A teaser for the show… is it’s basically a millennial multicultural show. It focuses on six millennials in New York City’s music, fashion and arts scenes as they work to get noticed by major stars and brands throughout the world.

Andrew Greenblatt, Haley Joel Osment and Justin Wineburgh at Sundance. Courtesy photo.

Other projects keeping us busy include… another show for a major cable network that we developed internally. It hasn’t been announced yet. We’re working on AMC’s Fear the Walking Dead and Starz’s Power. For these shows we do the visual effects, special effects and graphics.

In Fear the Walking Dead, for example, we add in the blood effects or create the explosion from a shotgun. When people fall off buildings, we’ll go back to our study and remove the wires so you don’t see it. It’s cheaper to have us create fires than it is to burn down a building. Same thing for Power. They have a lot of stage blood, but it doesn’t necessarily do what it should do. It doesn’t really flow the way you want it to flow, so sometimes we have to do that type of work. It’s really an incredible artistic endeavor. When you put a bullet hole through wood, it has to split the right way and the trajectory of the shrapnel has to be proper. It’s tremendously difficult.

We’re also working on Blindspot for NBC. And we just finished up some work on the advertising campaign side. On Tuesday a commercial we did for Sea Shepherd, the Marine Life Conservation Society, went live. Shoot Online named it the top commercial spot of the week in less than 24 hours.

I’m proud of… the life I’ve been able to build and sustain. I’ve had a tremendously excited career, a lot of twist and turns. It’s really exciting, rewarding and fulfilling. I’ve been able to balance it against some really profoundly close relationships with my family. I see my mother and brothers once a week for certain. I travel with my fiance, my friends. I’ve really kept a close knit family and friends circle in tact and balanced against a really demanding career, and I think I’m doing reasonably well at it.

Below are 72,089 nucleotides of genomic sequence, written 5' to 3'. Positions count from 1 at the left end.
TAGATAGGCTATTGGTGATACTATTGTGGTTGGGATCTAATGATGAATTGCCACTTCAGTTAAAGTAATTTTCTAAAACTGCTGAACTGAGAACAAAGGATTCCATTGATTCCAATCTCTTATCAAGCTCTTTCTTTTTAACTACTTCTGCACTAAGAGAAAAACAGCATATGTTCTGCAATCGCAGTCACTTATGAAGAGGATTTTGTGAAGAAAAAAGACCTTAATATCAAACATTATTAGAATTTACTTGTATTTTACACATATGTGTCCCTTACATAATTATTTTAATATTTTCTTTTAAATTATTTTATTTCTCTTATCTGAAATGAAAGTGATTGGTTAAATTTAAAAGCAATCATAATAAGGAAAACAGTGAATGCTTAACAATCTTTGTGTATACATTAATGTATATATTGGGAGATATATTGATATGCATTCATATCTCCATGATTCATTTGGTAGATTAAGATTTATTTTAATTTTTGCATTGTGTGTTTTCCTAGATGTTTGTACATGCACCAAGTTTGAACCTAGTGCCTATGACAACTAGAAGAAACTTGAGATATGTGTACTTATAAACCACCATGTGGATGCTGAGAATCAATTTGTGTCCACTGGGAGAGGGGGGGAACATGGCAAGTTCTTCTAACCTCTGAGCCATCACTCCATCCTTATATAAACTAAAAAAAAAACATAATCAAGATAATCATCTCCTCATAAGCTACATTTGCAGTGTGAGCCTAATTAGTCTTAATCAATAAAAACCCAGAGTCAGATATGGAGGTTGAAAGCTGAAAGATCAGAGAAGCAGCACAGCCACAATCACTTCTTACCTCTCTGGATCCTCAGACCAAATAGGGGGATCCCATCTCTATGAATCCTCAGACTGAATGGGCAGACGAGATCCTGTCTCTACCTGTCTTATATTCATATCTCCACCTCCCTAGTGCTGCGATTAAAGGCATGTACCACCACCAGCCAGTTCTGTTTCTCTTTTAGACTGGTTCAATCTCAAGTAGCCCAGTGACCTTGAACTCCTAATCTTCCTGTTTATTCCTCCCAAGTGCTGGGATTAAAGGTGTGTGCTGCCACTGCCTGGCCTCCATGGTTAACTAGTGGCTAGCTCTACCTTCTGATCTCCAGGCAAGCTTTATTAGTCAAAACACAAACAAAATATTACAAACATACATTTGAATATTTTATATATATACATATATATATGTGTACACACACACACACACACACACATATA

A skill I’m still honing is… my balance, even though that may contradict my last answer. I’m constantly working to balance work against those non-work things that are important to me: relaxation, health, exercise, reading for pleasure. There’s always something with this company that I’m so committed to that I could always be working on. So it’s figuring out where can I stop and take a break. I actually recently went on vacation and locked my phone in a case for a week to practice. People think I’m crazy. Literally no text, email, social media, nothing. It was awesome. Although three weeks later I’m still digging out some of those emails, but it’s okay.

A recent decision I regret making… is anything that required a decision that I haven’t made. I’ve really worked hard to avoid that analysis paralysis kind of thing. What I’ve learned in my career here is that not making a decision is worse than making a bad or wrong decision. We can always be our worst critics so I’ve really tried to focus on the ability to make decisions as opposed to being scared to not make that decision.

L: Wineburgh with Alkemy X employees at the Philadelphia Film Society’s annual NYC party. R: Wineburgh and Anthony Sembello at the Strategic Growth Forum hosted by EY.

We have employees in Amsterdam because… we look to partner with the absolute best brands and creators in the world. Part of the Alkemy X business is working with commercial directors. There’s a collective of commercial directors in Amsterdam that operate under the name Wefilm. They’ve won multiple Cannes Lions for their pioneering work in advertising and a really unconventional approach to branded content. Their clients include Google, Heineken, Vodafone, Tesla.

We refer to ourselves as storytellers because… our job is to communicate. We communicate for people or companies or others that can’t communicate for themselves or need help.

We’ve largely shifted from shooting film and post-production to developing television programming because… I wouldn’t call it a shift but a natural growth and evolution of our business. When the company was founded it was a post-production company. But the services had to evolve because more and more people can now access and afford the equipment used to do that work. For a long time we had the best people, with the best and most expensive equipment. As we evolved, it became necessary to ensure we had the best operators and then the best creatives. That grew into the original content, so it’s a natural evolution driven by talent.